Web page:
A faculty member’s ties to Islam, Appalachia, and now Iowa inform research on education, culture, and career.
Growing up in Beckley, West Virginia, it didn’t take long for Saba Ali to see how economics and education steered young people into certain jobs. The daughter of two physicians, she received the support and resources to take whatever path she chose. Not everyone had that chance.
“When I graduated from high school, each of us got one of three different diplomas—‘general education,’ ‘college preparatory,’ and ‘vocational technical,’” Ali says. “They were listed by our names in the commencement program.”
Today an assistant professor of psychological and quantitative foundations in the College of Education, Ali specializes in developing career education programs that help small-town kids chart their futures. Coming to Iowa provided her with new yet somewhat familiar ground for her work, but it also drew on her roots in a way she never expected.
In part, it was a matter of timing. Ali, a Muslim, started her UI postdoctoral fellowship on Sept. 10, 2001.
Almost immediately, she found herself serving on panels, speaking before classes, and drafting articles and book chapters aimed at helping counselors understand their Muslim clients. She emphasizes that she’s not an Islamic scholar, just a single, ordinary representative of a vast and diverse faith.
“I begin every presentation by saying, ‘I’m one voice in 1.4 billion, and the next Muslim you hear from will say something completely different,’” Ali says. “People crave information, and I want to provide it in a way that’s open and not defensive.”
It’s a skill she honed back home in Beckley, a community of about 17,000 with only a handful of Muslim families.
“I’ve had to explain who I am and what Islam is from the very beginning. I can remember doing it as far back as age 5 or 6,” she recalls. 9/11 wasn’t the first time world events turned attention on Ali—the Iran hostage crisis flared while she was in elementary school.
In part, Ali’s career education work focuses on helping students understand who they are and where they come from. She’s designed a curriculum that asks high school students to consider the community, cultural, and family factors that shape their career goals and opportunities.
With support from the Roy J. Carver Charitable Trust, she assessed variations on the program in Columbus Junction, Muscatine, and West Liberty—three Iowa communities with sizable immigrant populations, mostly of Mexican descent.
“For many of these students, family support is a strength,” Ali says. “Their parents came here because they wanted their children to have a better education and a better life.”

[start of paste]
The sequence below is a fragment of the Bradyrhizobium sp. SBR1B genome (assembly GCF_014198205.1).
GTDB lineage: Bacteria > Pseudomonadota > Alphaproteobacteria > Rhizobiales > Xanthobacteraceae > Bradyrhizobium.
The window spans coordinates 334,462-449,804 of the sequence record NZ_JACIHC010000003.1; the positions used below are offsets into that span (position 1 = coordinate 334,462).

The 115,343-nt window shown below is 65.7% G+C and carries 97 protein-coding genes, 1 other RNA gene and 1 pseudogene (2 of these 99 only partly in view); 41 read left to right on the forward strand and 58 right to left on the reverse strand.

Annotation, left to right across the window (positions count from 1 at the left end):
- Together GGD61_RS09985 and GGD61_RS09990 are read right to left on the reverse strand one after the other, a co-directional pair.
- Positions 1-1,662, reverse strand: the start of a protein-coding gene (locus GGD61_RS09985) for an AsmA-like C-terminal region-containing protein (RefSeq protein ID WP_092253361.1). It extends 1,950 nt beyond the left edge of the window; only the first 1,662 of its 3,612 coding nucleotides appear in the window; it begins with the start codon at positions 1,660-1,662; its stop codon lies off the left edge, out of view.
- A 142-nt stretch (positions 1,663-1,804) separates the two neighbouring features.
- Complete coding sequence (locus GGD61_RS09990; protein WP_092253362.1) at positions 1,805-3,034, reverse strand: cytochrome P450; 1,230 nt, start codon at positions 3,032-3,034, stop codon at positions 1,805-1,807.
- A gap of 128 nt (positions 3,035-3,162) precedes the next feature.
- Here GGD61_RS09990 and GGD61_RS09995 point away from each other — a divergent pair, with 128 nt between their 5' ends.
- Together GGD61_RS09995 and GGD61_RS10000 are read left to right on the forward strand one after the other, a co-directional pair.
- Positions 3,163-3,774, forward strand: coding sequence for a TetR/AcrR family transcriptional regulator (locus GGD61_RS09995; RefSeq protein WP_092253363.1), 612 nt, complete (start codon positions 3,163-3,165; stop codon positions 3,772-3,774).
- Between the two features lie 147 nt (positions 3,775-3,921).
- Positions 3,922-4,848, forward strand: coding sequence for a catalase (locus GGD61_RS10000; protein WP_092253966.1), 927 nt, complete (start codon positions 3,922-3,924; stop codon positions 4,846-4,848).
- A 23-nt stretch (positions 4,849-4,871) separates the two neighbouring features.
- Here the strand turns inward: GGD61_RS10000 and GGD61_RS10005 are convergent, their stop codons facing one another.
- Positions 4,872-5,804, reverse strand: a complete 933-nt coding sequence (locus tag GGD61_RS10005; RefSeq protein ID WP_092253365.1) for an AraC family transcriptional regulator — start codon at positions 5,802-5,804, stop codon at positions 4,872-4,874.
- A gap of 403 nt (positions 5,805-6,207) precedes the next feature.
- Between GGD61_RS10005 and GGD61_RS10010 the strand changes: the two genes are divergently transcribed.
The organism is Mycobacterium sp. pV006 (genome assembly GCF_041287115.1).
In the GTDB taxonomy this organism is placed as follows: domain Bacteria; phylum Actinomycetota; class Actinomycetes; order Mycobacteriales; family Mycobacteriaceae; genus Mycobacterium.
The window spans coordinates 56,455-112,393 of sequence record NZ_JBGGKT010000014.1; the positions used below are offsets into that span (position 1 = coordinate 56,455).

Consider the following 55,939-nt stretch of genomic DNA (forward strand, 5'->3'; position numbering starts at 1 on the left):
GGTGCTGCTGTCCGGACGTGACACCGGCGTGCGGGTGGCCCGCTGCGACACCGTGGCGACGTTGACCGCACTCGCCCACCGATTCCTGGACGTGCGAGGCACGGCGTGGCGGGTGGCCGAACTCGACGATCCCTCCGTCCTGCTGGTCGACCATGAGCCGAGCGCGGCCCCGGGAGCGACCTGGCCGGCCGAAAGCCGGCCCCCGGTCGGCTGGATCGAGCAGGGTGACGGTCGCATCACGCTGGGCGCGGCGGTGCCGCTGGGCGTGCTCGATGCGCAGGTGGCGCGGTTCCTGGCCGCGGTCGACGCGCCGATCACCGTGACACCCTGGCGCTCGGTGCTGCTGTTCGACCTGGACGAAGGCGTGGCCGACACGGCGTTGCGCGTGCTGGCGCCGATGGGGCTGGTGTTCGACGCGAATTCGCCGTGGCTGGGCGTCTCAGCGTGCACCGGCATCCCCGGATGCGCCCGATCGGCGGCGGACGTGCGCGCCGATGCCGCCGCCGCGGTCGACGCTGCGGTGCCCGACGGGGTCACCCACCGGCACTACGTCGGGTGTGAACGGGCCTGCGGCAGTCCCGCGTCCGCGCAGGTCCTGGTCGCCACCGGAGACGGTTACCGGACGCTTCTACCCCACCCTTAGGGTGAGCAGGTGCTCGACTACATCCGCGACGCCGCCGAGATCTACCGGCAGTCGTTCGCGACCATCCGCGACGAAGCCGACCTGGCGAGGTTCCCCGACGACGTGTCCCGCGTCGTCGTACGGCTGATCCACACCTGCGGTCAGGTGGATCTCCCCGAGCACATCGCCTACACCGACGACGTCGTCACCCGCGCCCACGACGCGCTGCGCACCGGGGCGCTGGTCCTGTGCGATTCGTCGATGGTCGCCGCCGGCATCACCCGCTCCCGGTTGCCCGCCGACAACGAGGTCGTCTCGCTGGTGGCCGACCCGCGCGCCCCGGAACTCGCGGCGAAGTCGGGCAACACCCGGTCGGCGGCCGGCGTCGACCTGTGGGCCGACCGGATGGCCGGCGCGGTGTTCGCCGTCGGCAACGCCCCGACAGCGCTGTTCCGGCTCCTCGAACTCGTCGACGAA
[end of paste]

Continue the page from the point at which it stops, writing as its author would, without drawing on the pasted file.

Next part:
Students who took part in the program showed more confidence in their ability to find meaningful employment, as well as higher expectations for their own futures. Ali has applied these findings to a partnership she’s developing with the UI health sciences colleges and the Iowa Center for Health Disparities. The goal: helping prepare students—particularly underrepresented Latinos—for health professions.
Throughout her career education research, Ali aims to develop programs that are effective and practical for local school districts.
“Schools have limited time and limited resources,” she says. “Not every school has a university in its backyard, so we want to offer a program that’s sustainable.”
Another research project merges Ali’s interests in Islam and career. She’s launched a study of Muslim women and workplace discrimination that compares the experiences of women who cover their hair with the traditional hijab and women who do not.
Her preliminary results show that women who don’t wear the hijab actually report discrimination more often than those who do. “One thing we hear is that women who want to wear the hijab choose not to because they experience or expect discrimination,” Ali says.
She’s also collaborating with a colleague from the UI School of Social Work, Motier Haskins, on an article that examines Islamophobia, drawing on issues and rhetoric raised during the 2008 presidential election.
Prejudice based on religious or ethnic difference happens everywhere, of course, including coal-mining communities and college towns. Ali likes to point out similarities—the intertwined roots of Islam, Christianity, and Judaism, for instance, or the close family ties common to Muslim and Appalachian cultures. When she encounters ignorance or anger, she responds calmly with compassion and humor.
“People are curious, even when they don’t phrase their questions in the most politically correct way,” Ali says. “But if they genuinely want to know, I feel a responsibility to answer them.”
Story by Lin Larson; Photo by Tom Jorgensen
Nov. 19, 2007